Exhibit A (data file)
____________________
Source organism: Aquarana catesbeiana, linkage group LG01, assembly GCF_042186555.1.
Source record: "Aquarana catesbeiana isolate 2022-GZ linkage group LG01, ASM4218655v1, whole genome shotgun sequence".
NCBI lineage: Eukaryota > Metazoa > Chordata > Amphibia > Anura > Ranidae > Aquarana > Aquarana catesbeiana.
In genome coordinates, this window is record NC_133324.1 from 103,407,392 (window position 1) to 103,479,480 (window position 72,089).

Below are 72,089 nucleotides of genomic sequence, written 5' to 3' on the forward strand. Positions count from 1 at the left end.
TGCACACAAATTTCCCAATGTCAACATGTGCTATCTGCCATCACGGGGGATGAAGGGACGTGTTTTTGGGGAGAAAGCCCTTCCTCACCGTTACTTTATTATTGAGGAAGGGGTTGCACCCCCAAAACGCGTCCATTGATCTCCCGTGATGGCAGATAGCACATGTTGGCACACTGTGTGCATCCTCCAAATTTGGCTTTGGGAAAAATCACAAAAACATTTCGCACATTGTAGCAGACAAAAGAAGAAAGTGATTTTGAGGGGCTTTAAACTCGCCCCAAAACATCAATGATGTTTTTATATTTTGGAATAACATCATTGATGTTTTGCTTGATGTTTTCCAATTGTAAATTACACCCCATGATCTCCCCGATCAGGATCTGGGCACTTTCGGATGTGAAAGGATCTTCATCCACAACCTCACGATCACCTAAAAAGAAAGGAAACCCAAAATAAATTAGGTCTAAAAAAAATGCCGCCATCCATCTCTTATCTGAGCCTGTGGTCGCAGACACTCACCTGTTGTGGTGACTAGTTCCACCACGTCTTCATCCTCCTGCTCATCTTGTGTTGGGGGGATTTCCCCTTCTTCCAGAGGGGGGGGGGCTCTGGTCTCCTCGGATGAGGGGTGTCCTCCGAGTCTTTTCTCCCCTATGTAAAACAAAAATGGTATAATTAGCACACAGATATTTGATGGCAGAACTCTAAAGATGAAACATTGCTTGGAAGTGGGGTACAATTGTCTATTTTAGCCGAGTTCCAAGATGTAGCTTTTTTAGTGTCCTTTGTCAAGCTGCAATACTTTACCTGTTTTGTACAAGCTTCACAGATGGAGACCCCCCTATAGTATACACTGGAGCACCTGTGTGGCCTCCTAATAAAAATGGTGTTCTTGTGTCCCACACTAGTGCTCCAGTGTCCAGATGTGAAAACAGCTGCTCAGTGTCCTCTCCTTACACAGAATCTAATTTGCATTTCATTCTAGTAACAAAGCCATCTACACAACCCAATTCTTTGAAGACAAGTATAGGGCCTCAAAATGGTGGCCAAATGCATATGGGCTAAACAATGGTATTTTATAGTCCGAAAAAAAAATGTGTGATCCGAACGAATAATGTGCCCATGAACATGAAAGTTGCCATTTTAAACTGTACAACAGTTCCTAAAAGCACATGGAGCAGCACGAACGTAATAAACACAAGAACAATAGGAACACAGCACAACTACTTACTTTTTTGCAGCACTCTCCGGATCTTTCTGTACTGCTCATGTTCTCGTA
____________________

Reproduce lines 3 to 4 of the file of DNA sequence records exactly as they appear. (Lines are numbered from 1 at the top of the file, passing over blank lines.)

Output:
NCBI lineage: Eukaryota > Metazoa > Chordata > Amphibia > Anura > Ranidae > Aquarana > Aquarana catesbeiana.
In genome coordinates, this window is record NC_133324.1 from 103,407,392 (window position 1) to 103,479,480 (window position 72,089).